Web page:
In today’s globalized economy, having the right tools for career prospects and advancement is a must for graduates. Effective communication in English is one of the requirements for would-be employees seeking career opportunities in the Philippines and abroad.
In September 2016, Cambridge English of Cambridge University and Quacquarelli Symonds released a study on the global analysis of English language skills in the workplace. According to the research, in countries where English is not a native language, over two-thirds of employers say that English language skills are important. Also, proficiency in the four language skills – reading, writing, speaking, listening—is important for employers, with reading as the most vital followed by speaking.
It was also revealed in the same study that applicants with good English language skills are offered a better starting package, especially for those non-native English-speaking countries.
Just recently, pooled statistics from various United States government agencies revealed that Filipino immigrants in the US speak better English, have higher educational attainment, and have higher incomes than the overall foreign and US-born populations. In 2016, a study showed that Filipino immigrants are “much more likely to be proficient in English compared to other immigrant population combined.”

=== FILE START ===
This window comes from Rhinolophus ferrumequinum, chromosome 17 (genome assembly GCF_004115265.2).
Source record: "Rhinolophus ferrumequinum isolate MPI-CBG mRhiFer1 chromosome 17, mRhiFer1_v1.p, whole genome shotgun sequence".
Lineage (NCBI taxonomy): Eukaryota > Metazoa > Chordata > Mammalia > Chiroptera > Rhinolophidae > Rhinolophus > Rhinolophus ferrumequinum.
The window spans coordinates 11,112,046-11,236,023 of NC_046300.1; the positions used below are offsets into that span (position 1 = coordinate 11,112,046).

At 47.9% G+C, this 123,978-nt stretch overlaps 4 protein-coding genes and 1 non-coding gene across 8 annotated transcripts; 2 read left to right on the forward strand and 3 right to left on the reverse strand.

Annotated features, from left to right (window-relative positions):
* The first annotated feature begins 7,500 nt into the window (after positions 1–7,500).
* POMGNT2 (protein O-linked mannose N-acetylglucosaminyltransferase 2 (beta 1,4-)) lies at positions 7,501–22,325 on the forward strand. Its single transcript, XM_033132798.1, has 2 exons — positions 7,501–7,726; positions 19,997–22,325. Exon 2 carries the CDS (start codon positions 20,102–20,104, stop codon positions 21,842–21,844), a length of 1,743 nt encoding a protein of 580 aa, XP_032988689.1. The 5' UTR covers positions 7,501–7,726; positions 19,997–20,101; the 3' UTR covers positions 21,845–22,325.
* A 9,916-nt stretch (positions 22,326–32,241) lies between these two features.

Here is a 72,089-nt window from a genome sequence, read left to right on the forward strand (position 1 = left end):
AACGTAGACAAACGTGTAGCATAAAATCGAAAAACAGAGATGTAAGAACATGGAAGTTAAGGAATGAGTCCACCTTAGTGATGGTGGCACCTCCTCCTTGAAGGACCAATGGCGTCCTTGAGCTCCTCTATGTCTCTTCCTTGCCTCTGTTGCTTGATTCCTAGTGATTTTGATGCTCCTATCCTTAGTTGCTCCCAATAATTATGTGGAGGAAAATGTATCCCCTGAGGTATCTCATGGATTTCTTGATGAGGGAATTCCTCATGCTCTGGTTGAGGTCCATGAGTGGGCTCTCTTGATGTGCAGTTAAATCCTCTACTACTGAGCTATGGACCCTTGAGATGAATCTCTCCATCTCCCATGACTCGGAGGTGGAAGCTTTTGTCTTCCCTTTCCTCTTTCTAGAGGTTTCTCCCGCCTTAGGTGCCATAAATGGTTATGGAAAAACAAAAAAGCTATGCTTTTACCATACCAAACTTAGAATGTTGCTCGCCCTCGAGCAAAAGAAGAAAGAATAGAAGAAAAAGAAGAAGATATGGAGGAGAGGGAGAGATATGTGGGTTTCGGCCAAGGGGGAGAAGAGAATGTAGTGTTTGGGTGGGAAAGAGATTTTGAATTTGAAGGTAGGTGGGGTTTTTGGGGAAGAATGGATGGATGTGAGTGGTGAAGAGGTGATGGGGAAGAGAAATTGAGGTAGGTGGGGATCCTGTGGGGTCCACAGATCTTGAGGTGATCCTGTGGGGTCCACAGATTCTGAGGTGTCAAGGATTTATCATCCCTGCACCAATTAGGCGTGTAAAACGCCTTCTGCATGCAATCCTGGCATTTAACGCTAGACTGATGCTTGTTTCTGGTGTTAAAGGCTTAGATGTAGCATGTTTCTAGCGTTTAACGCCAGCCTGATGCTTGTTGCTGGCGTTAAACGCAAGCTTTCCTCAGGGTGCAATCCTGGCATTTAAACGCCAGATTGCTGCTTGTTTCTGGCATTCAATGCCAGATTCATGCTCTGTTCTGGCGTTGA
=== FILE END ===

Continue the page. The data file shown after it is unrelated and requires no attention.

English as top priority
In Mapúa University, English proficiency of its students is regarded as a top priority. To ensure the quality of English proficiency learning, the University has revamped its English program to have two courses on English for the Workplace and another two on English for the Academe, adding three units to the curriculum. Mapúa students are required to take the Test of English for International Communication (TOEIC), the most widely recognized credential for English in the workplace with 7 million test takers a year in over 140 countries and used by over 15,000 organizations. With the TOEIC, candidates are now able to demonstrate to prospective employers that they have the ability to communicate in English as it is spoken, written and heard in the global workplace. Leading global organizations such as Starbucks, Samsung, Harvard University, and the United Nations use the TOEIC tests to gauge the level of English proficiency in their organizations.
In the TOEIC certification administered in August last year, 33 students were able to achieve a perfect score of 990 for the listening and reading skills while two students were able to achieve a perfect score for the four proficiency skills (listening, reading, speaking, writing). Mapúa students who are taking the English for the Workplace course are required to take the TOEIC.
For school year 2017-2018, mean scores of students who took the TOEIC certification for listening and reading ranged from 847 to 855, a few points away from the perfect score of 990; while for speaking and writing, students’ mean scores ranged from 314 to 318 wherein the perfect score is 400.
It is to be noted as well that according to Hopkins International Partners, Mapúa, as an engineering school, is one of the top performing institutions for TOEIC certification.